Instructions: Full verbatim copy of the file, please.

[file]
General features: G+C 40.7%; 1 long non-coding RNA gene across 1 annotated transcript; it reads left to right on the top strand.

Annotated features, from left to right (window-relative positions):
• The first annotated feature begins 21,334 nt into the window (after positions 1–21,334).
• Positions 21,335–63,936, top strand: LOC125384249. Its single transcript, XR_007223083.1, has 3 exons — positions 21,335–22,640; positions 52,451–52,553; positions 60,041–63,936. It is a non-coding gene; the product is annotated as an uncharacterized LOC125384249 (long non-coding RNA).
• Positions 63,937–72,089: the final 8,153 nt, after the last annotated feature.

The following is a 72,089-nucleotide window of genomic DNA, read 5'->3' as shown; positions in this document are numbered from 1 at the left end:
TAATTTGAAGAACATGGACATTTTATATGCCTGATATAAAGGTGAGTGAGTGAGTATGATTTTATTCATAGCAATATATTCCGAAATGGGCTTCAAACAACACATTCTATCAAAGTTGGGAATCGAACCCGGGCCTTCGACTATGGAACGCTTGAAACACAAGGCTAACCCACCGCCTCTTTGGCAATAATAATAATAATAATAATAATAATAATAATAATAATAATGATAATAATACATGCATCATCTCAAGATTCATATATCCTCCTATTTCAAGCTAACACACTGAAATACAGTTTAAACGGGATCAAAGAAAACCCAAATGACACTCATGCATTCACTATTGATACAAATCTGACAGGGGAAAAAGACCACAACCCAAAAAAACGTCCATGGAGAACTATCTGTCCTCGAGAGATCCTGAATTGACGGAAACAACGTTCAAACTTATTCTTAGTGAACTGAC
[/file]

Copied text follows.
General features: G+C 40.7%; 1 long non-coding RNA gene across 1 annotated transcript; it reads left to right on the top strand.

Annotated features, from left to right (window-relative positions):
• The first annotated feature begins 21,334 nt into the window (after positions 1–21,334).
• Positions 21,335–63,936, top strand: LOC125384249. Its single transcript, XR_007223083.1, has 3 exons — positions 21,335–22,640; positions 52,451–52,553; positions 60,041–63,936. It is a non-coding gene; the product is annotated as an uncharacterized LOC125384249 (long non-coding RNA).
• Positions 63,937–72,089: the final 8,153 nt, after the last annotated feature.

The following is a 72,089-nucleotide window of genomic DNA, read 5'->3' as shown; positions in this document are numbered from 1 at the left end:
TAATTTGAAGAACATGGACATTTTATATGCCTGATATAAAGGTGAGTGAGTGAGTATGATTTTATTCATAGCAATATATTCCGAAATGGGCTTCAAACAACACATTCTATCAAAGTTGGGAATCGAACCCGGGCCTTCGACTATGGAACGCTTGAAACACAAGGCTAACCCACCGCCTCTTTGGCAATAATAATAATAATAATAATAATAATAATAATAATAATAATGATAATAATACATGCATCATCTCAAGATTCATATATCCTCCTATTTCAAGCTAACACACTGAAATACAGTTTAAACGGGATCAAAGAAAACCCAAATGACACTCATGCATTCACTATTGATACAAATCTGACAGGGGAAAAAGACCACAACCCAAAAAAACGTCCATGGAGAACTATCTGTCCTCGAGAGATCCTGAATTGACGGAAACAACGTTCAAACTTATTCTTAGTGAACTGAC